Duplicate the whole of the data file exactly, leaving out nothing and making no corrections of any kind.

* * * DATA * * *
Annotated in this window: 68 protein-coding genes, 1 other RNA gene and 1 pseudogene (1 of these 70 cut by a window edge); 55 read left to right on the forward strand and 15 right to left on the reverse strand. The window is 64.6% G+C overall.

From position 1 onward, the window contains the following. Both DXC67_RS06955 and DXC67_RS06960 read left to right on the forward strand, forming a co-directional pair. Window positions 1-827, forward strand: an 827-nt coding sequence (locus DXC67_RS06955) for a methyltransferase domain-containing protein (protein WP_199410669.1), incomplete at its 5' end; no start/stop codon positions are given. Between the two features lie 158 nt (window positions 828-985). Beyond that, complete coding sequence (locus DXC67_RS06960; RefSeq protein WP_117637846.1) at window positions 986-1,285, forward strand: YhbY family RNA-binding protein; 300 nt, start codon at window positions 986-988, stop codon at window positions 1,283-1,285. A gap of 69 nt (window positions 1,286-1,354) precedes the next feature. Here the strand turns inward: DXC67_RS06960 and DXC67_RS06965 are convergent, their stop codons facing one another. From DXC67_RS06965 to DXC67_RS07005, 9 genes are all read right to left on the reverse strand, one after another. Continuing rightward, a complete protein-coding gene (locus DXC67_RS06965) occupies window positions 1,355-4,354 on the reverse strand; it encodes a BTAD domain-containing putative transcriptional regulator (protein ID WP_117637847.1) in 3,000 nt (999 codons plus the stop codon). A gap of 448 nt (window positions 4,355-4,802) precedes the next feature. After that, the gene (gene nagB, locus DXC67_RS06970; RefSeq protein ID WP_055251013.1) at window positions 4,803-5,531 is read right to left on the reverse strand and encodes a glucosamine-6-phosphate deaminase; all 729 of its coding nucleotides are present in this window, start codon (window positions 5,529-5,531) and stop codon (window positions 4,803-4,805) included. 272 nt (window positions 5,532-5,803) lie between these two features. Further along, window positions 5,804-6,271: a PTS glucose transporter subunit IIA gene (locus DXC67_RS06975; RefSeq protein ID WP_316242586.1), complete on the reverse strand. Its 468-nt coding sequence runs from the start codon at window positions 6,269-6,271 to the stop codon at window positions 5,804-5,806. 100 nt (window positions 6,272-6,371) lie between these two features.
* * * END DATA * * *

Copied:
Annotated in this window: 68 protein-coding genes, 1 other RNA gene and 1 pseudogene (1 of these 70 cut by a window edge); 55 read left to right on the forward strand and 15 right to left on the reverse strand. The window is 64.6% G+C overall.

From position 1 onward, the window contains the following. Both DXC67_RS06955 and DXC67_RS06960 read left to right on the forward strand, forming a co-directional pair. Window positions 1-827, forward strand: an 827-nt coding sequence (locus DXC67_RS06955) for a methyltransferase domain-containing protein (protein WP_199410669.1), incomplete at its 5' end; no start/stop codon positions are given. Between the two features lie 158 nt (window positions 828-985). Beyond that, complete coding sequence (locus DXC67_RS06960; RefSeq protein WP_117637846.1) at window positions 986-1,285, forward strand: YhbY family RNA-binding protein; 300 nt, start codon at window positions 986-988, stop codon at window positions 1,283-1,285. A gap of 69 nt (window positions 1,286-1,354) precedes the next feature. Here the strand turns inward: DXC67_RS06960 and DXC67_RS06965 are convergent, their stop codons facing one another. From DXC67_RS06965 to DXC67_RS07005, 9 genes are all read right to left on the reverse strand, one after another. Continuing rightward, a complete protein-coding gene (locus DXC67_RS06965) occupies window positions 1,355-4,354 on the reverse strand; it encodes a BTAD domain-containing putative transcriptional regulator (protein ID WP_117637847.1) in 3,000 nt (999 codons plus the stop codon). A gap of 448 nt (window positions 4,355-4,802) precedes the next feature. After that, the gene (gene nagB, locus DXC67_RS06970; RefSeq protein ID WP_055251013.1) at window positions 4,803-5,531 is read right to left on the reverse strand and encodes a glucosamine-6-phosphate deaminase; all 729 of its coding nucleotides are present in this window, start codon (window positions 5,529-5,531) and stop codon (window positions 4,803-4,805) included. 272 nt (window positions 5,532-5,803) lie between these two features. Further along, window positions 5,804-6,271: a PTS glucose transporter subunit IIA gene (locus DXC67_RS06975; RefSeq protein ID WP_316242586.1), complete on the reverse strand. Its 468-nt coding sequence runs from the start codon at window positions 6,269-6,271 to the stop codon at window positions 5,804-5,806. 100 nt (window positions 6,272-6,371) lie between these two features.